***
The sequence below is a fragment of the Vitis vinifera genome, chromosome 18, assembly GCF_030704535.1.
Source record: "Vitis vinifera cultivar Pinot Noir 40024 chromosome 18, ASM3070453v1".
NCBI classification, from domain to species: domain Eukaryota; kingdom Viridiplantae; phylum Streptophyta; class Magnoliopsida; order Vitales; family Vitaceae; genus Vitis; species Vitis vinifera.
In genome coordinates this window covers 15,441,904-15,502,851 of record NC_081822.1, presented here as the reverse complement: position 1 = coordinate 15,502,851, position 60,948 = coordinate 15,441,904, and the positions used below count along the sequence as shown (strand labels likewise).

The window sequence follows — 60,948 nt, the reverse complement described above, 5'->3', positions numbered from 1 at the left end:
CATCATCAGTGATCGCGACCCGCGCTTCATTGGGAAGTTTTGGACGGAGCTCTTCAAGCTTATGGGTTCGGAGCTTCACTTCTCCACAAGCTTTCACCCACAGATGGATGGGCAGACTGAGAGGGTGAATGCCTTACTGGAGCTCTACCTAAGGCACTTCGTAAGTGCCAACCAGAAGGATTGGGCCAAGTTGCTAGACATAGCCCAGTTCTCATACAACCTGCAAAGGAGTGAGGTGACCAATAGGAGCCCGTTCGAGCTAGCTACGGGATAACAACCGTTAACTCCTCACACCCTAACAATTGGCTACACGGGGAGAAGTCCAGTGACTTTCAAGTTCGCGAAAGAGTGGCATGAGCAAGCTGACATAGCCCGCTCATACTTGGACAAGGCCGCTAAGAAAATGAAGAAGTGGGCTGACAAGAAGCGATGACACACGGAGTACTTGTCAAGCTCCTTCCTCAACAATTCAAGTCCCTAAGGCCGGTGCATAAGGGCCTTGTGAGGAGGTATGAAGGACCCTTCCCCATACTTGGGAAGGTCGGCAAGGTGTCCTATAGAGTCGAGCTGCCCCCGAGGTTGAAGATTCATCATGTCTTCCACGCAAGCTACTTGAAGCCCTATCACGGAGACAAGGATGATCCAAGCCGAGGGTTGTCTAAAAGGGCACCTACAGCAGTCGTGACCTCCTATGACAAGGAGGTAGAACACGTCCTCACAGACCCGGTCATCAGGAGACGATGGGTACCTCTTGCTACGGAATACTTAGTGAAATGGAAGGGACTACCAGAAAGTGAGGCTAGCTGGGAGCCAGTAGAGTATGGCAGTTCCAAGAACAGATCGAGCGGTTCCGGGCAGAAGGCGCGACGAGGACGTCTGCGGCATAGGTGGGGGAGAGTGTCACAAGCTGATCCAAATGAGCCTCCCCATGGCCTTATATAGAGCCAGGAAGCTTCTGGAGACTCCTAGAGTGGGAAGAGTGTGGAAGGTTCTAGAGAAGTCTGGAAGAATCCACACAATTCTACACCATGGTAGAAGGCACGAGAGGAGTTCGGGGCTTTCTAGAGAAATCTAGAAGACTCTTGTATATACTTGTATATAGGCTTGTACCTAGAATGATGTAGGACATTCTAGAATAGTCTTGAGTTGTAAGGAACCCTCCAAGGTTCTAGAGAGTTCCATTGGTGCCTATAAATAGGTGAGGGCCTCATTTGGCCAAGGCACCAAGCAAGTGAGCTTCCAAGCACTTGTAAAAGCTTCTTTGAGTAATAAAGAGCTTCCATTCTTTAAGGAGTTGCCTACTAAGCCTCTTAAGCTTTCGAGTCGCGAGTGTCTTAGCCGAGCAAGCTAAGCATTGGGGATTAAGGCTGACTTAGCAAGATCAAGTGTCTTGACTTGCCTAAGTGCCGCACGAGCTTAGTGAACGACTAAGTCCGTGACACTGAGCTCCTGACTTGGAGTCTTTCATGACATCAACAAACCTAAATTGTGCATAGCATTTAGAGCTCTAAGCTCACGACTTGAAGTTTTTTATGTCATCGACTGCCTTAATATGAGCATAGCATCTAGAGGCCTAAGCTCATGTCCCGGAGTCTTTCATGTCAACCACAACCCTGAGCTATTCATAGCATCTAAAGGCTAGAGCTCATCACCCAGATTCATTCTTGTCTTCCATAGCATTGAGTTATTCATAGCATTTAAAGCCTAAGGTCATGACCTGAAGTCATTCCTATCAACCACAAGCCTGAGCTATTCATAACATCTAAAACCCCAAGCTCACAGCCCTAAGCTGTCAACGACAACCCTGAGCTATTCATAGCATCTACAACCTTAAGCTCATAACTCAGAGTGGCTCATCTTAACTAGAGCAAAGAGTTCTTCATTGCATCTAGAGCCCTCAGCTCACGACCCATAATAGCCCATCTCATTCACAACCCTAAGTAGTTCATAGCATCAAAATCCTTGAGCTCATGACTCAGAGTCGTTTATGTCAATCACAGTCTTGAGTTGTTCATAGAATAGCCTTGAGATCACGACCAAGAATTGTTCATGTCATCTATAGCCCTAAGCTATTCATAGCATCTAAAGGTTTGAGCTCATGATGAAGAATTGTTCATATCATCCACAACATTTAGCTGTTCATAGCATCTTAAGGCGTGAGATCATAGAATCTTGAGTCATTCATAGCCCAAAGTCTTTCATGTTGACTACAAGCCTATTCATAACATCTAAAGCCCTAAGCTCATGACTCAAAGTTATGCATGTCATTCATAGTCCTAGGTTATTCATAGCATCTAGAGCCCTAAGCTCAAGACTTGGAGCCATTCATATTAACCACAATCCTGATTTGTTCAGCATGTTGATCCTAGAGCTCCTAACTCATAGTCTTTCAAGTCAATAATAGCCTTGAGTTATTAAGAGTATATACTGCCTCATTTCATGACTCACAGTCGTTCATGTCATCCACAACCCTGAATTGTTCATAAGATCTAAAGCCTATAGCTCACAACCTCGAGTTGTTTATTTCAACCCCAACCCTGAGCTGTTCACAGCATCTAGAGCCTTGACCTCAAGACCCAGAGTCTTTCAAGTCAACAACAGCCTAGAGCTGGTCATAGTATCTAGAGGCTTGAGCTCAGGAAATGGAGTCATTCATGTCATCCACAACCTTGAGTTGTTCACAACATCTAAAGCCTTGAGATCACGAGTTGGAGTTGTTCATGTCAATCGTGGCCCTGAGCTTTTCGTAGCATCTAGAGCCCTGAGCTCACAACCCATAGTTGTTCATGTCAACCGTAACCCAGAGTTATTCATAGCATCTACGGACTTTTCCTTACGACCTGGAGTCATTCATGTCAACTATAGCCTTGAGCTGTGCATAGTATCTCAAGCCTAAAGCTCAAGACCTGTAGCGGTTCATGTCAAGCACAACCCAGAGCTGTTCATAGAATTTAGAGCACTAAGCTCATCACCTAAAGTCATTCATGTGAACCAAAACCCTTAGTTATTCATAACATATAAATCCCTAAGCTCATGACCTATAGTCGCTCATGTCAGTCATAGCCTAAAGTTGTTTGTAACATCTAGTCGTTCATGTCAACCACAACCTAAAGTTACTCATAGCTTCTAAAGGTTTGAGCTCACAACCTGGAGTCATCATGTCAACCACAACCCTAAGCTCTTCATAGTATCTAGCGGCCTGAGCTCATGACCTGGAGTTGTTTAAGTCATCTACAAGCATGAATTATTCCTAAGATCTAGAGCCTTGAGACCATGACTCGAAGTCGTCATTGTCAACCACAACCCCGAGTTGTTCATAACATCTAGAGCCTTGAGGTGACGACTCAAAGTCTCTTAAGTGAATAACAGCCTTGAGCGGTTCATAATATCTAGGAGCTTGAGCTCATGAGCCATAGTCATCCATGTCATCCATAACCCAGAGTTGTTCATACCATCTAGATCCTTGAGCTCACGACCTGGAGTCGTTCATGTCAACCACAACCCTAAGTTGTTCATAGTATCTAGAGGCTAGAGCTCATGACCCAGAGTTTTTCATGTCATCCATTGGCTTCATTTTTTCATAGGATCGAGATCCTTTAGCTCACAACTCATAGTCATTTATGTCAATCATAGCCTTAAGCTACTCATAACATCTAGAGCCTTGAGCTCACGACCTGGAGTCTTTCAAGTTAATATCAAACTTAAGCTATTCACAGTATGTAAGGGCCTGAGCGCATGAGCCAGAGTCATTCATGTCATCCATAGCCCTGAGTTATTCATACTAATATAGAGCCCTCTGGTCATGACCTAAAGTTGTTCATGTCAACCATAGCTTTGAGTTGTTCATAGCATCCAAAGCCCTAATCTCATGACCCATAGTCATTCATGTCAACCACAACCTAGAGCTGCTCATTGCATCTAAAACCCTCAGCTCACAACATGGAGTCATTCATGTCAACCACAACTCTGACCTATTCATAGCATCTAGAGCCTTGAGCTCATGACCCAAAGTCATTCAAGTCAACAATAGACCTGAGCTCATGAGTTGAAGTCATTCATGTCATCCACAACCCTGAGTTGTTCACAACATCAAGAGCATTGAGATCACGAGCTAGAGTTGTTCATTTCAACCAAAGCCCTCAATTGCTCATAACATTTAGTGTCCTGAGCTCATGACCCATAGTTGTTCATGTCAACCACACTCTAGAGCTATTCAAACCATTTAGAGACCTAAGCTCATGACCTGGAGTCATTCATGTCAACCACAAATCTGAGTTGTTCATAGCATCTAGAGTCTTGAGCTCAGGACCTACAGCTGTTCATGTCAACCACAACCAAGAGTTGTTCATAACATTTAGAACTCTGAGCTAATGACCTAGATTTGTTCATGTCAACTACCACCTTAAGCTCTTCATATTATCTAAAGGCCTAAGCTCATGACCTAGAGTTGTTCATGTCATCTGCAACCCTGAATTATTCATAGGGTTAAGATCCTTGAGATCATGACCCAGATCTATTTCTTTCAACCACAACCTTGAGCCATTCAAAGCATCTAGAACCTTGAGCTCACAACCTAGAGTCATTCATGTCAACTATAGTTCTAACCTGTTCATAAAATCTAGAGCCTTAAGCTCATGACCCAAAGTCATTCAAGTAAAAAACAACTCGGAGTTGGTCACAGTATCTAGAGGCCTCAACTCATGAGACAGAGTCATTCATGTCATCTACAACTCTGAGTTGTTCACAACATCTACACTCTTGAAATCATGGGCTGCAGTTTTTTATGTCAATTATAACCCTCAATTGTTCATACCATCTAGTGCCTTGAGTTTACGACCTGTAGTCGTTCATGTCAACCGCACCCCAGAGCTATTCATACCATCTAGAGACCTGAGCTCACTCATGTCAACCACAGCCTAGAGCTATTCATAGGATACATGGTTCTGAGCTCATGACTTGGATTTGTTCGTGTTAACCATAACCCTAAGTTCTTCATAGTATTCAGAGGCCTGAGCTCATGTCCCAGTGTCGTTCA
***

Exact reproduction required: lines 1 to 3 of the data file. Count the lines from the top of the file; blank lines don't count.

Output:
The sequence below is a fragment of the Vitis vinifera genome, chromosome 18, assembly GCF_030704535.1.
Source record: "Vitis vinifera cultivar Pinot Noir 40024 chromosome 18, ASM3070453v1".
NCBI classification, from domain to species: domain Eukaryota; kingdom Viridiplantae; phylum Streptophyta; class Magnoliopsida; order Vitales; family Vitaceae; genus Vitis; species Vitis vinifera.